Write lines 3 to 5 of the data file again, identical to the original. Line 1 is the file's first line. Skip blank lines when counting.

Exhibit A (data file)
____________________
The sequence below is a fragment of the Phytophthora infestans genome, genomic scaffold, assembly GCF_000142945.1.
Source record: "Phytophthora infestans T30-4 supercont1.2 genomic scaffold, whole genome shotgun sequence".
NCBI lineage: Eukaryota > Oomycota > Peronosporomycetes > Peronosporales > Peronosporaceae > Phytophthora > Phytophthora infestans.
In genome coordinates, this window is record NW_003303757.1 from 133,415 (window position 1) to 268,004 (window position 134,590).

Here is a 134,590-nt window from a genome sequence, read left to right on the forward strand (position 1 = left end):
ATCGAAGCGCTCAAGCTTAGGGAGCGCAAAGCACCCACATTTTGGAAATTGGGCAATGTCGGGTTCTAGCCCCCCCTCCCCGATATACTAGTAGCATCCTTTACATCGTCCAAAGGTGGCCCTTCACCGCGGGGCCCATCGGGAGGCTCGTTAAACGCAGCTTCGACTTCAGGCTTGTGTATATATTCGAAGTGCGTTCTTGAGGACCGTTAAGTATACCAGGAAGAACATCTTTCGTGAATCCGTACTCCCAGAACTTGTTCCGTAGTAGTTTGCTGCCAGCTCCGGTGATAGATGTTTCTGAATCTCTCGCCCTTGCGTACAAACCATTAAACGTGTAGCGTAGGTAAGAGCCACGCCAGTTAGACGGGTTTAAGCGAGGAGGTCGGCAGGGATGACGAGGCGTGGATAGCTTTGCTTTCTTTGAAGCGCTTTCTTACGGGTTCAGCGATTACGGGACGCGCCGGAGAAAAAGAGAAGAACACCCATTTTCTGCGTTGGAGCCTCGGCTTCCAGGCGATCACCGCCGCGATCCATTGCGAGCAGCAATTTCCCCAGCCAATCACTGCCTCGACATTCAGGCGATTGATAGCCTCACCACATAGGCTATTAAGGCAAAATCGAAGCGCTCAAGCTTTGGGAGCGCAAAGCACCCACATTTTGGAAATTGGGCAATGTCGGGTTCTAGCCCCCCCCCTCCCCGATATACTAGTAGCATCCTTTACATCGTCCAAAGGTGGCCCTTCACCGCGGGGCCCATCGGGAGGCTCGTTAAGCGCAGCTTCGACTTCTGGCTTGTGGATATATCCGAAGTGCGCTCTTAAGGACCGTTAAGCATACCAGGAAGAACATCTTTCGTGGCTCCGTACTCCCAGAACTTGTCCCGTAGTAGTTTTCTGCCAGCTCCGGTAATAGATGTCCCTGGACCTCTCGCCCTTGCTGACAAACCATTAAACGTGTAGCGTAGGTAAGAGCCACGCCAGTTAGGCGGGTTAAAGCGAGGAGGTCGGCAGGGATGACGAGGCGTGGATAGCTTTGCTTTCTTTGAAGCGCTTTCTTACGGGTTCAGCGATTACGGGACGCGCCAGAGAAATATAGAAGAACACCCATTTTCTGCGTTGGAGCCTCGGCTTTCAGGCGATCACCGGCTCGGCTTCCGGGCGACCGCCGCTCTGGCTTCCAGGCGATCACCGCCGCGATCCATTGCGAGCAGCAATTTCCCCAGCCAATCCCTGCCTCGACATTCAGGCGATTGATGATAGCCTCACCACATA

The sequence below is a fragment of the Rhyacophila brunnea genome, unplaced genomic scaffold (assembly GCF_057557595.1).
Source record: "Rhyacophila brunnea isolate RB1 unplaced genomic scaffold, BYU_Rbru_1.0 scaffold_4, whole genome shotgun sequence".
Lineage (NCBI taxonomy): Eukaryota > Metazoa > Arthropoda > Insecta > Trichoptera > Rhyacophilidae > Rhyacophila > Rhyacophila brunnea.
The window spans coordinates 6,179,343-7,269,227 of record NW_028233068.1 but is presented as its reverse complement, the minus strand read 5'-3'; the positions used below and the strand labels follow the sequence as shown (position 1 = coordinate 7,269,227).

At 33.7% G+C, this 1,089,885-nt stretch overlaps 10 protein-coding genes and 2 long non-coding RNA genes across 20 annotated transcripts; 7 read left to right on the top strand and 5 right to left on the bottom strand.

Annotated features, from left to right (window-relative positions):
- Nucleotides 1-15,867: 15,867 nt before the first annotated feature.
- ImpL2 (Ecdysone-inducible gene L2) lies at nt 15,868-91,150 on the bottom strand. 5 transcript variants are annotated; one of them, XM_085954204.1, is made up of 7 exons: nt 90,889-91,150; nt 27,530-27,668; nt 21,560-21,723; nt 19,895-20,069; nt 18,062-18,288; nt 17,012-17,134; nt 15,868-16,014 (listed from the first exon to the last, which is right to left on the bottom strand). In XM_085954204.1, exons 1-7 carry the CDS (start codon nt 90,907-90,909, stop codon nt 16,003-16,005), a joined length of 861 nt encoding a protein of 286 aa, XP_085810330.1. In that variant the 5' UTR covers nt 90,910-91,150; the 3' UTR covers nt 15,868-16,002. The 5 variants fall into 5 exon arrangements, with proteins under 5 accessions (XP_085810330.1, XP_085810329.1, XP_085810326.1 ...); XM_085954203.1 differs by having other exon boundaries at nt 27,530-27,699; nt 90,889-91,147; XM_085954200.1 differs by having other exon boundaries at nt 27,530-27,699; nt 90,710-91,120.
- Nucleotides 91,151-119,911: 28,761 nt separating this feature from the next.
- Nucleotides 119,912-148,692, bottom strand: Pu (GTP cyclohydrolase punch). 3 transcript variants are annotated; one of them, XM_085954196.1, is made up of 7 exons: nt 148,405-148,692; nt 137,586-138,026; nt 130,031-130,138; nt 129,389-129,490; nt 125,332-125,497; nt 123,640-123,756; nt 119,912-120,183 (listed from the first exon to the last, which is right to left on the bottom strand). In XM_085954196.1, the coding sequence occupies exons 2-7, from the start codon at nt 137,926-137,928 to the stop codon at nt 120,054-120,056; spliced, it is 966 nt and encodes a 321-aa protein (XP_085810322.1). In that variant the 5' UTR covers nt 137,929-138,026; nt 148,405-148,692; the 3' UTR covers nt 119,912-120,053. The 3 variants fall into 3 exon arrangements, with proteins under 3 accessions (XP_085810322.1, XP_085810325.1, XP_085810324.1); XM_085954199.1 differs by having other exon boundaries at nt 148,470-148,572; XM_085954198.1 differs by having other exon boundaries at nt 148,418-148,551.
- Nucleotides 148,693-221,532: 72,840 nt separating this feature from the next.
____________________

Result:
NCBI lineage: Eukaryota > Oomycota > Peronosporomycetes > Peronosporales > Peronosporaceae > Phytophthora > Phytophthora infestans.
In genome coordinates, this window is record NW_003303757.1 from 133,415 (window position 1) to 268,004 (window position 134,590).

Here is a 134,590-nt window from a genome sequence, read left to right on the forward strand (position 1 = left end):